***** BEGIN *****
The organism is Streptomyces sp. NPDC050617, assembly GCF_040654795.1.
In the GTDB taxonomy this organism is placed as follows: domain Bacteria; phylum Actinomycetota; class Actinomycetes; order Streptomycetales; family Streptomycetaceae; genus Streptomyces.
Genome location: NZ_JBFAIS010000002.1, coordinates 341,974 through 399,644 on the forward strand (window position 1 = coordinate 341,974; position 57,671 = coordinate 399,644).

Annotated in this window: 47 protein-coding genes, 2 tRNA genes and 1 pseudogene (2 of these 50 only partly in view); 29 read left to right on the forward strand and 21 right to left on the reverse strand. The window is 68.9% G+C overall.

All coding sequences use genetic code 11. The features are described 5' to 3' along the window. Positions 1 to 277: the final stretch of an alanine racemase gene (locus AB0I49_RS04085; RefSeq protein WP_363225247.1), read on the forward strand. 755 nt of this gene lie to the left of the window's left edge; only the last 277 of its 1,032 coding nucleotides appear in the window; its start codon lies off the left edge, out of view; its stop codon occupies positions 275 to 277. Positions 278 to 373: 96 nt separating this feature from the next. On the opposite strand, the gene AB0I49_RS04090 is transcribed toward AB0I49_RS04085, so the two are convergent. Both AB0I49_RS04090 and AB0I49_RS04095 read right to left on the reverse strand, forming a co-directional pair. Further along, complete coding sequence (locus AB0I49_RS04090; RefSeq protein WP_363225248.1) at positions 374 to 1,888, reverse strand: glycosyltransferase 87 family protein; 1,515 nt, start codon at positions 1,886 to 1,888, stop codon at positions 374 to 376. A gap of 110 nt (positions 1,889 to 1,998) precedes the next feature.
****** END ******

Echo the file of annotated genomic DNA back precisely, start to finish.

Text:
The organism is Streptomyces sp. NPDC050617, assembly GCF_040654795.1.
In the GTDB taxonomy this organism is placed as follows: domain Bacteria; phylum Actinomycetota; class Actinomycetes; order Streptomycetales; family Streptomycetaceae; genus Streptomyces.
Genome location: NZ_JBFAIS010000002.1, coordinates 341,974 through 399,644 on the forward strand (window position 1 = coordinate 341,974; position 57,671 = coordinate 399,644).

Annotated in this window: 47 protein-coding genes, 2 tRNA genes and 1 pseudogene (2 of these 50 only partly in view); 29 read left to right on the forward strand and 21 right to left on the reverse strand. The window is 68.9% G+C overall.

All coding sequences use genetic code 11. The features are described 5' to 3' along the window. Positions 1 to 277: the final stretch of an alanine racemase gene (locus AB0I49_RS04085; RefSeq protein WP_363225247.1), read on the forward strand. 755 nt of this gene lie to the left of the window's left edge; only the last 277 of its 1,032 coding nucleotides appear in the window; its start codon lies off the left edge, out of view; its stop codon occupies positions 275 to 277. Positions 278 to 373: 96 nt separating this feature from the next. On the opposite strand, the gene AB0I49_RS04090 is transcribed toward AB0I49_RS04085, so the two are convergent. Both AB0I49_RS04090 and AB0I49_RS04095 read right to left on the reverse strand, forming a co-directional pair. Further along, complete coding sequence (locus AB0I49_RS04090; RefSeq protein WP_363225248.1) at positions 374 to 1,888, reverse strand: glycosyltransferase 87 family protein; 1,515 nt, start codon at positions 1,886 to 1,888, stop codon at positions 374 to 376. A gap of 110 nt (positions 1,889 to 1,998) precedes the next feature.